Haha, STP sailor birds

The boat I used to be a part of was a 32' Dreadnought Tahiti Ketch but rigged as a single mast staysil cutter. Ultraheavy displacement with a full keel so it was slow as hell but definitely sturdy.

Buuuut I'm currently a boatless sailor, I find I like working on other people's boats more than actually owning my own right now. I've definitely got plans to change that in the future though! I still barely know how to sail anything that doesn't have a square sail so I still have a ways to go lol
 

Lynora

Pilgrim
Joined
Mar 17, 2019
Messages
21
Location
Farmington Maine
Hi! And welcome. I'll add that the sloop Clearwater has a great trainee program. They're full up for next season,, but they take total greenhorns for a little over a month and you learn everything, get fed and housed, and make 100 bucks a week to boot.

What all tall wooden boats have you sailed on? I've got a former shipmate who's doing resto on the Kalmar Nicole now, and I'm currently working winter maintenance for the Clearwater, but always looking to see more of what's out there.
 

r3yn

Rambler
Joined
Jun 20, 2019
Messages
75
Location
China / Canada
This is a god damned fascinating world that I have no idea about.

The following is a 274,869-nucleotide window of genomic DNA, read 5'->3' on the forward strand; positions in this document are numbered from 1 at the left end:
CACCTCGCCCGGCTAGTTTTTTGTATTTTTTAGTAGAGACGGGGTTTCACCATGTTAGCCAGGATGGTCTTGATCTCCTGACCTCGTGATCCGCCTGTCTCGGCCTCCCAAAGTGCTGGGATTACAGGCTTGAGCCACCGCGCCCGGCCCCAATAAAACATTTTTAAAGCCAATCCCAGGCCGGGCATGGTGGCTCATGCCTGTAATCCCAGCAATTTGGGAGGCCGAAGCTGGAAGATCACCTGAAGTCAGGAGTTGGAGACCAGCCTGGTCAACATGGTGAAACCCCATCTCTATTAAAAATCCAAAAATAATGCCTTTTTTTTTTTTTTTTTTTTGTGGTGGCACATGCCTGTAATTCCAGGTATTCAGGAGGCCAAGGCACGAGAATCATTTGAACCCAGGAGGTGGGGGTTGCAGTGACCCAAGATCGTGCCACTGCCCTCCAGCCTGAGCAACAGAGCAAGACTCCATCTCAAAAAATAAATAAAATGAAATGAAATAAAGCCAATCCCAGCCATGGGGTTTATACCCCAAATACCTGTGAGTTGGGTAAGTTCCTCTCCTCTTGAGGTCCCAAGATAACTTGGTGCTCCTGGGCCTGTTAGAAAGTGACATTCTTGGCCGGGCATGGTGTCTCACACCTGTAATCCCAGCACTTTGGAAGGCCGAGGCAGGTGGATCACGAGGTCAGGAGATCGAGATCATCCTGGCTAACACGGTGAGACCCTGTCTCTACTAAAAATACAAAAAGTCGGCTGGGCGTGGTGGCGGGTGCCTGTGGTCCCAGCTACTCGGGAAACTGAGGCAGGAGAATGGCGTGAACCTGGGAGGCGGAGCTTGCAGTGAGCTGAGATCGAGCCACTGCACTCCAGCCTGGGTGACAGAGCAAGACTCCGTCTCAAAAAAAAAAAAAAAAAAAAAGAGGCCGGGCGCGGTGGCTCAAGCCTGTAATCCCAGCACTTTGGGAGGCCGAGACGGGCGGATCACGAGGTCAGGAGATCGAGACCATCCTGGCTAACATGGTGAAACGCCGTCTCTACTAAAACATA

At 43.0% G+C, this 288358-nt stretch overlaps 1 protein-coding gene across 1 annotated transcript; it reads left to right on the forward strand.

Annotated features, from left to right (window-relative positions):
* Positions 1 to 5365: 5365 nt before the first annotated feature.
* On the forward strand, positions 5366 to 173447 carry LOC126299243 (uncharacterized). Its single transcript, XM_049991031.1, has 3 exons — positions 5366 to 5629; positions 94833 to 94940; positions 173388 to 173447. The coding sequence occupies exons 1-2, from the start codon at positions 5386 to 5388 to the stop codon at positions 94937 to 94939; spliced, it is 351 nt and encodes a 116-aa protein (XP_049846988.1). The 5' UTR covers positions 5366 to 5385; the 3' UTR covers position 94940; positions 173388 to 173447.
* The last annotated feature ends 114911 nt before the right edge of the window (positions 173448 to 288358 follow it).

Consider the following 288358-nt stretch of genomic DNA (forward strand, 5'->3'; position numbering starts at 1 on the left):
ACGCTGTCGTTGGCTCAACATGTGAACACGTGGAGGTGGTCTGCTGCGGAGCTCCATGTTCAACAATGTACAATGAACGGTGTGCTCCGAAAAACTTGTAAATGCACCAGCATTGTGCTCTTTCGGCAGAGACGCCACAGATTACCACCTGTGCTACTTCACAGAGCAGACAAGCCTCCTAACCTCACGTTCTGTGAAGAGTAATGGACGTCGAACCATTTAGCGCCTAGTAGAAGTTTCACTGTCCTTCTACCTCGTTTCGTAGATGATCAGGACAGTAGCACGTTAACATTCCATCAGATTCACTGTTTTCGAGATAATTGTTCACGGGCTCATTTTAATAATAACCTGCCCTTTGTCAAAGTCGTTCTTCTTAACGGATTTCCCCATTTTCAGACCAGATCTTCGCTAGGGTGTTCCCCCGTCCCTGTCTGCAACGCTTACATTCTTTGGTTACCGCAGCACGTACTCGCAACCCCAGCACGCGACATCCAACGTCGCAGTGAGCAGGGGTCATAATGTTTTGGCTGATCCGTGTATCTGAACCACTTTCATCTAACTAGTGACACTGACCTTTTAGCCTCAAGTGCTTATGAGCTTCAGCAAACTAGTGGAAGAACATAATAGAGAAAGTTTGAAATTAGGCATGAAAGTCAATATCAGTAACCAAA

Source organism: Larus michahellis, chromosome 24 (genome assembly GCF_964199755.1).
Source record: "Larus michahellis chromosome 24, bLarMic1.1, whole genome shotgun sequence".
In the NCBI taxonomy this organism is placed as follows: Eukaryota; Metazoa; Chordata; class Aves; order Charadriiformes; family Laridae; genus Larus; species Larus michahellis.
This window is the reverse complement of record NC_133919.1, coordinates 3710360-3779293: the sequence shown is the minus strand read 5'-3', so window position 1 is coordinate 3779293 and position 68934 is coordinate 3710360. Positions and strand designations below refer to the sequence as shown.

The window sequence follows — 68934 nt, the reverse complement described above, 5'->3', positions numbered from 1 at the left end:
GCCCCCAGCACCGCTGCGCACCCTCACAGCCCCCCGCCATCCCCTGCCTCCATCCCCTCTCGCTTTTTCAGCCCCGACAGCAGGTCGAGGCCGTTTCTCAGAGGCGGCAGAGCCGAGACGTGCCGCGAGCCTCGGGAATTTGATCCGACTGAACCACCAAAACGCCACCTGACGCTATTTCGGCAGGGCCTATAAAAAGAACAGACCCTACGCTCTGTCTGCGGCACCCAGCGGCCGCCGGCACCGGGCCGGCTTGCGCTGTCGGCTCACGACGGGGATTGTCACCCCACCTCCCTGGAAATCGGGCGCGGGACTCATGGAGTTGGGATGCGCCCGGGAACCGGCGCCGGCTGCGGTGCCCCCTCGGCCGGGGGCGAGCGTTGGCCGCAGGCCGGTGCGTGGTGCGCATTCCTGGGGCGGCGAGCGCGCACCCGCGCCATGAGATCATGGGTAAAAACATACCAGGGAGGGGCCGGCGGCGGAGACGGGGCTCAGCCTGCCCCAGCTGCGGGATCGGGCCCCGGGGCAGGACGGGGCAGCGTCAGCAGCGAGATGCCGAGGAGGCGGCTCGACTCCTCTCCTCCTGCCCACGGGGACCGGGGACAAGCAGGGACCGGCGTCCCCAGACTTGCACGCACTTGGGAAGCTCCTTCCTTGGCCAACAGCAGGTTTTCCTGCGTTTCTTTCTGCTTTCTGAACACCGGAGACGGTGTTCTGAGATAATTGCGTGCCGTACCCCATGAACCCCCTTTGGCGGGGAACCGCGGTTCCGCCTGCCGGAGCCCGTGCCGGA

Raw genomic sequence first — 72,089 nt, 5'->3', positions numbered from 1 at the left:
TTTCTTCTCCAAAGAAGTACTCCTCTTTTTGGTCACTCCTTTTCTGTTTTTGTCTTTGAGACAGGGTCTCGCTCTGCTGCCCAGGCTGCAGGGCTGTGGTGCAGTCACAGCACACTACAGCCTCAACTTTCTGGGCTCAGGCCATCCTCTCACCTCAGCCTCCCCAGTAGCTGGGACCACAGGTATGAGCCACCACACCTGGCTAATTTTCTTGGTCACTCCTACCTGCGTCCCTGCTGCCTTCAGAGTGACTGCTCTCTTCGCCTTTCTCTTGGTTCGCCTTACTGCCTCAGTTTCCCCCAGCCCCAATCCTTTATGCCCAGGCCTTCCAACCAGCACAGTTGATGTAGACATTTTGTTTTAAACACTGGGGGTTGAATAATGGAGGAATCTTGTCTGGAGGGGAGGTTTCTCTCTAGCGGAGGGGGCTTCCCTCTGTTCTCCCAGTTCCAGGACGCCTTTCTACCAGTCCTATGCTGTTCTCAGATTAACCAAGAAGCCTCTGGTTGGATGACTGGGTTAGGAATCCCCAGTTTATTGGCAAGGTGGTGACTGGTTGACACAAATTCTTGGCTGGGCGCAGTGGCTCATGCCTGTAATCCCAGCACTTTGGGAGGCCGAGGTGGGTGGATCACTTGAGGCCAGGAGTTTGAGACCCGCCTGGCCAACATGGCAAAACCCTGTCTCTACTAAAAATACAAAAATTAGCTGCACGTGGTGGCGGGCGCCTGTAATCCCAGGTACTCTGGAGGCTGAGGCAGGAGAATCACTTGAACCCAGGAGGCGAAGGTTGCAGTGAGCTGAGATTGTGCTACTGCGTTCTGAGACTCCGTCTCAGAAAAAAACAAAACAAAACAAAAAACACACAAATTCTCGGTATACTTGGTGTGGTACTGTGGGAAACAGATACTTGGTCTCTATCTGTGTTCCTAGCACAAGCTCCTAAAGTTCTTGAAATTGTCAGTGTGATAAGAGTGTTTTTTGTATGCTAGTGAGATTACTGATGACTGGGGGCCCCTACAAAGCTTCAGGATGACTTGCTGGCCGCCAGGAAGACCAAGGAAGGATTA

Thanks for making me aware of it.
Post more pics.
What's it like to live out on a boat? What's the longest you've been out on the high seas?
 
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Ptarmigan

Ptarmigan

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Location
New Hampshire
Hi! And welcome. I'll add that the sloop Clearwater has a great trainee program. They're full up for next season,, but they take total greenhorns for a little over a month and you learn everything, get fed and housed, and make 100 bucks a week to boot.

What all tall wooden boats have you sailed on? I've got a former shipmate who's doing resto on the Kalmar Nicole now, and I'm currently working winter maintenance for the Clearwater, but always looking to see more of what's out there.
Nice nice, I tried finding a winter maintenance gig this season but no such luck. I've volunteered on Draken Harald Hårfagre, the Kalmar, and Ostindiefararen Göteborg. Only ever been paid for rigging work on the Hazard Perry, but that's all steel so doesn't count lmao
 
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Ptarmigan

Ptarmigan

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Joined
Jan 20, 2020
Messages
14
Location
New Hampshire
This is a god damned fascinating world that I have no idea about.